Toward the end of his administration he brokered a deal for a gas pipeline that was never considered, in final form, by the legislature. Murkowski threatened to sign the deal without legislative approval, but the legislature successfully brought a lawsuit to enjoin him from doing so.

Governor Murkowski ran for re-election in 2006, but came in third behind former Wasilla mayor Sarah Palin and Fairbanks businessman John Binkley in the Republican primary election on August 22, 2006 (Palin winning with 51% and Binkley taking second with 30% to Murkowski's 19%).[9] Murkowski left office with one of the nation's worst approval ratings of 19%.[10]

On March 4, 2008, Murkowski's former chief-of-staff, Jim Clark admitted that he was aware that Veco Corp had paid $10,000 for a political poll to gauge the popularity of then-incumbent Governor Murkowski. Clark was charged with "honest services fraud". Before he was sentenced, the US Supreme Court ruled that the statute was drafted with unconstitutional vagueness and henceforth will only cover "fraudulent schemes to deprive another of honest services through bribes or kickbacks supplied by a third party who ha[s] not been deceived." Since Clark was guilty of neither bribes nor kickbacks, all charges were voided.

In all 28 years of public service, Murkowski spent two years in the armed services, 22 years as Alaska's junior senator in D.C. and four years as governor.

Jet plane scandal[edit]

In 2005, in spite of opposition from the Alaska Legislature, Murkowski purchased a Westwind II jet with state money for $2.7 million.[11] This purchase became the symbol of his unpopular legacy in state politics, so much so that his successor, Sarah Palin, promised to sell the jet once she became governor.[12]

Electoral history[edit]

References[edit]

  1. ^ Kestenbaum, Lawrence. "TPG: Murkowski". The Political Graveyard. Retrieved August 21, 2011. 
  2. ^ http://www.orbikfamily.com/murkowski/Frank-Murkowski.htm
  3. ^ a b "NNDB: Murkowski". NNDB. Retrieved August 21, 2011. 
  4. ^ "Murkowski, Frank Hughes". Biographical Directory of the United States Congress. Retrieved August 21, 2011.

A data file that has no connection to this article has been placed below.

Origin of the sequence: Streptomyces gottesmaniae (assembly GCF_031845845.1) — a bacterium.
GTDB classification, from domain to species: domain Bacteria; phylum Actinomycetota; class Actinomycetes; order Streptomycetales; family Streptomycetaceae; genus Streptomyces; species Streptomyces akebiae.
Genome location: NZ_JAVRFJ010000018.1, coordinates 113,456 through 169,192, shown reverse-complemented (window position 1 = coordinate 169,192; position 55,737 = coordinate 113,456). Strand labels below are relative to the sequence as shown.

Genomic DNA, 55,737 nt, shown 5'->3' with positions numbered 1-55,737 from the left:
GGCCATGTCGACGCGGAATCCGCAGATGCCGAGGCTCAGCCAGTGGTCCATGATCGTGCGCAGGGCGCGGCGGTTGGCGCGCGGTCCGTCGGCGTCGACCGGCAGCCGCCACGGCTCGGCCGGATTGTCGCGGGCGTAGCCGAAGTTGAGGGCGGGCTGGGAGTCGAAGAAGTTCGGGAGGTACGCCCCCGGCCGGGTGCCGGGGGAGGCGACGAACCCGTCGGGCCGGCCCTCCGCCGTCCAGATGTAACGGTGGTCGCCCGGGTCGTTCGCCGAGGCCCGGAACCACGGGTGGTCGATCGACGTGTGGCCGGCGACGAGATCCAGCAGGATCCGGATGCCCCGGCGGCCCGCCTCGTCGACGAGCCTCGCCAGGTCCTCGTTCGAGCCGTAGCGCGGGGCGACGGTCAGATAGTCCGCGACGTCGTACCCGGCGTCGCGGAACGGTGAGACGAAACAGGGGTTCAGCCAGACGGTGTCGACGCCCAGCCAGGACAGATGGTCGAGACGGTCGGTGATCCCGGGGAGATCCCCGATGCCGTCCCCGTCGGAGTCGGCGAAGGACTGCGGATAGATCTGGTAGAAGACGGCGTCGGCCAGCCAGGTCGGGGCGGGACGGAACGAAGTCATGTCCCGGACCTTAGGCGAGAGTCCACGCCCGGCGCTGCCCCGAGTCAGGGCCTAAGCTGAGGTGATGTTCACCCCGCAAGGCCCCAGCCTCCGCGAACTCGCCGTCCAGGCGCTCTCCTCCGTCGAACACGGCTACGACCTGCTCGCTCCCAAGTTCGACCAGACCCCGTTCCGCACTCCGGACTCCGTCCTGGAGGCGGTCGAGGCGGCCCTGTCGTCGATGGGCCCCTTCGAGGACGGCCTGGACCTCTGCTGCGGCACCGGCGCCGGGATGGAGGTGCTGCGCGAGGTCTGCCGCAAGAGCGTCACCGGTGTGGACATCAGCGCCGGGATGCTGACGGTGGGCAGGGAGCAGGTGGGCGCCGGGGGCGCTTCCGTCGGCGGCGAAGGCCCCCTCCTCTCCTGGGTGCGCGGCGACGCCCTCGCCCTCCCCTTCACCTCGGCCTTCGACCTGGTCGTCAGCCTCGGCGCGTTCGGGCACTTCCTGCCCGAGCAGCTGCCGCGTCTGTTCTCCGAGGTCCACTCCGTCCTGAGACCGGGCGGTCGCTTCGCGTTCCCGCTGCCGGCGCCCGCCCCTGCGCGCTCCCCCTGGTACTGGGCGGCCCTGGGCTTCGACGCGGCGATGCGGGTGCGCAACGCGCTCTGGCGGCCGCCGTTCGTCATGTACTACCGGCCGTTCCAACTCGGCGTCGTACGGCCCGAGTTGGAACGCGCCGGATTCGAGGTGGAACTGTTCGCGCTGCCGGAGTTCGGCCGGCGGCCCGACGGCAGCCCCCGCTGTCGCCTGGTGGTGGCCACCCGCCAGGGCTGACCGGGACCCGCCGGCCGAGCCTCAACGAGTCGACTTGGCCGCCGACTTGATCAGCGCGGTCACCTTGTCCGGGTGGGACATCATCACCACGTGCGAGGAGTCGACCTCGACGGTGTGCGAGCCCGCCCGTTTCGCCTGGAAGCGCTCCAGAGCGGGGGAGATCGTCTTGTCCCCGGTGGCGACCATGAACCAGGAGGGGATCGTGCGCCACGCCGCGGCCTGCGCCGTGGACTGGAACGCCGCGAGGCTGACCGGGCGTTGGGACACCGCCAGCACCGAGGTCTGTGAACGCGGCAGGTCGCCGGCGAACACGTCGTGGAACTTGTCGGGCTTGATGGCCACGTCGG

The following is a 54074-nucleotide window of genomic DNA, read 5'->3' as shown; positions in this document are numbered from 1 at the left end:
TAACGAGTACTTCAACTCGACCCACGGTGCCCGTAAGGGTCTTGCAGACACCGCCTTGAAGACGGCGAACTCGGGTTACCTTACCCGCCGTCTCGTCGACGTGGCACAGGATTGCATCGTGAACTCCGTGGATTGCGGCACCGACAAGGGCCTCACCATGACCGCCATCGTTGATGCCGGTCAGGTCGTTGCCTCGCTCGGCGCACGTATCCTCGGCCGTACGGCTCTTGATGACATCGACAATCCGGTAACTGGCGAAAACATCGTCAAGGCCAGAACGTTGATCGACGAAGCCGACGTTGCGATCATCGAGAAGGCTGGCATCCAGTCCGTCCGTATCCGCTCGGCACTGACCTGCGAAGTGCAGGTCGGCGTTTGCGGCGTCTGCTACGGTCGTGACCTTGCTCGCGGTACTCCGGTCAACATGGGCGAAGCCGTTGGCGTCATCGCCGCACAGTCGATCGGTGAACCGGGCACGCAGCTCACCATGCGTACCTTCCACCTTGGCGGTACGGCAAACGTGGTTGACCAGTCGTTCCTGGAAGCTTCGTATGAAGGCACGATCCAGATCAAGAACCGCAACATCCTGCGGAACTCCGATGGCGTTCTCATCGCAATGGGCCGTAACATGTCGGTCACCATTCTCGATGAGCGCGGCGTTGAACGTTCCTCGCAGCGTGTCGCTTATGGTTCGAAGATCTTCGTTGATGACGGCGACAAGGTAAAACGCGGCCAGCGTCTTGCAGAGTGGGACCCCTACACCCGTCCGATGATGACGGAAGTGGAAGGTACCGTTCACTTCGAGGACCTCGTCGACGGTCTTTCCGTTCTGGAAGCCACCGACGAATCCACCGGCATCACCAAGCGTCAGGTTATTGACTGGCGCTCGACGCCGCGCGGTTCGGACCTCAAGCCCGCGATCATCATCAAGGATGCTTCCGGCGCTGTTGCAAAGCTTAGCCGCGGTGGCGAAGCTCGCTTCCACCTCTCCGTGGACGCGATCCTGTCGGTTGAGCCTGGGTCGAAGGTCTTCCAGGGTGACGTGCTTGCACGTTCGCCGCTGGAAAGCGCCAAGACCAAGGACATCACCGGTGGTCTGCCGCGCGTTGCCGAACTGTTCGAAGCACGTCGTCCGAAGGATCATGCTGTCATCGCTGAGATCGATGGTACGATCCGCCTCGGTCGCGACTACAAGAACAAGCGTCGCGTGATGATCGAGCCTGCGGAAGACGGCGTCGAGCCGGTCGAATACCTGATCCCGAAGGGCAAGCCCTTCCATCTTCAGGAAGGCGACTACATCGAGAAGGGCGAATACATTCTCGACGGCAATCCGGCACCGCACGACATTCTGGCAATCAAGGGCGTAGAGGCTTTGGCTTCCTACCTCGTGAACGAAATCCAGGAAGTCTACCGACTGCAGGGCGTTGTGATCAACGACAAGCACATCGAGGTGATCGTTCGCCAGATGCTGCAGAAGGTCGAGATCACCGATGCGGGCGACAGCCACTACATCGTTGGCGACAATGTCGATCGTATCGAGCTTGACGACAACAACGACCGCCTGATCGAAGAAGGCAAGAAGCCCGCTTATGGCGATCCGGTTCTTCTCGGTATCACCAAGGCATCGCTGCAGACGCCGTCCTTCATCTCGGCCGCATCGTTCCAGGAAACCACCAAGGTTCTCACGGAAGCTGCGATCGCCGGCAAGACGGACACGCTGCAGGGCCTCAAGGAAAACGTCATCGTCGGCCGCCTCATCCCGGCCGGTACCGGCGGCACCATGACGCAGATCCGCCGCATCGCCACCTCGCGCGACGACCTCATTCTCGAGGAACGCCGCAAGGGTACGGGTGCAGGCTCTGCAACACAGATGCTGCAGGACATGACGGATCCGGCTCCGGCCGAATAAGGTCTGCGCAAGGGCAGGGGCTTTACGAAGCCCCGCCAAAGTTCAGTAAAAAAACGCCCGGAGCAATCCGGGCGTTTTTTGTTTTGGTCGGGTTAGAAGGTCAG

5. ^ "Alaska Governor Frank H. Murkowski". National Governors Association. 
  6. ^ "Congressional Record 103rd Congress (1993-1994) FAMILY AND MEDICAL LEAVE ACT OF 1993 (Senate - February 4, 1993)". THOMAS. Library of Congress. Retrieved June 12, 2011. 
  7. ^ "Senate Vote 281 - Repeals ‘Don’t Ask, Don’t Tell’". The New York Times. December 18, 2010. Retrieved June 12, 2011. 
  8. ^ Fellow Republican Sean Parnell won around 59% in 2010.
  9. ^ State of Alaska Division of Elections: "2006 Primary Election Results.". Retrieved March 16, 2007.
  10. ^ "AK Gov". SurveyUSA. Retrieved June 20, 2010. 
  11. ^ Yardley, William (August 25, 2007). "Jet That Helped Defeat an Alaska Governor Is Sold". The New York Times. Retrieved April 2, 2010. 
  12. ^ "Governor travel shot up with Murkowski's jet, plummets with Palin". Juneau Empire. Retrieved June 20, 2010. 

External links[edit]

United States Senate
Preceded by
Mike Gravel
U.S. Senator (Class 3) from Alaska
1981–2002
Served alongside: Ted Stevens
Succeeded by
Lisa Murkowski
Political offices
Preceded by
Alan K. Simpson
Chairman of the Senate Veterans' Affairs Committee
1985–1987
Succeeded by
Alan Cranston
Preceded by
J. Bennett Johnston
Chairman of the Senate Energy and Natural Resources Committee
1995–2001
Succeeded by
Jeff Bingaman
Preceded by
Tony Knowles
Governor of Alaska
2002–2006
Succeeded by
Sarah Palin
Party political offices
Preceded by
C.R. Lewis
Republican nominee for United States Senator from Alaska
(Class 3)

1980, 1986, 1992, 1998
Succeeded by
Lisa Murkowski
Preceded by
John Howard Lindauer
Republican nominee for Governor of Alaska
2002
Succeeded by
Sarah Palin